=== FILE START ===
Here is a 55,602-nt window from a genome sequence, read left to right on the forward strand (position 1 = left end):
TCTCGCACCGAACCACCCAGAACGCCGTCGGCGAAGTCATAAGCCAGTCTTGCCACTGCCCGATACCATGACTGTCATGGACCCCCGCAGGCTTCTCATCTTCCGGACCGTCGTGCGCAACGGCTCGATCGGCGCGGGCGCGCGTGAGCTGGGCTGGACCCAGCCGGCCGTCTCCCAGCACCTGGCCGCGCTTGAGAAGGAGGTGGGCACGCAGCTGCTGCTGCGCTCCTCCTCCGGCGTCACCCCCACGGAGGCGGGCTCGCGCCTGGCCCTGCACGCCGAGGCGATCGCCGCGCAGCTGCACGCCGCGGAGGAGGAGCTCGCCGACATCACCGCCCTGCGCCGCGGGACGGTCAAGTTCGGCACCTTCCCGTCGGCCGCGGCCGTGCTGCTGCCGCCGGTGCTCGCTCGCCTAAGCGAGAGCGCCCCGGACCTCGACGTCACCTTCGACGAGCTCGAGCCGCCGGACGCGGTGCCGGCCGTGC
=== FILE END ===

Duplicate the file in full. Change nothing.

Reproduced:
Here is a 55,602-nt window from a genome sequence, read left to right on the forward strand (position 1 = left end):
TCTCGCACCGAACCACCCAGAACGCCGTCGGCGAAGTCATAAGCCAGTCTTGCCACTGCCCGATACCATGACTGTCATGGACCCCCGCAGGCTTCTCATCTTCCGGACCGTCGTGCGCAACGGCTCGATCGGCGCGGGCGCGCGTGAGCTGGGCTGGACCCAGCCGGCCGTCTCCCAGCACCTGGCCGCGCTTGAGAAGGAGGTGGGCACGCAGCTGCTGCTGCGCTCCTCCTCCGGCGTCACCCCCACGGAGGCGGGCTCGCGCCTGGCCCTGCACGCCGAGGCGATCGCCGCGCAGCTGCACGCCGCGGAGGAGGAGCTCGCCGACATCACCGCCCTGCGCCGCGGGACGGTCAAGTTCGGCACCTTCCCGTCGGCCGCGGCCGTGCTGCTGCCGCCGGTGCTCGCTCGCCTAAGCGAGAGCGCCCCGGACCTCGACGTCACCTTCGACGAGCTCGAGCCGCCGGACGCGGTGCCGGCCGTGC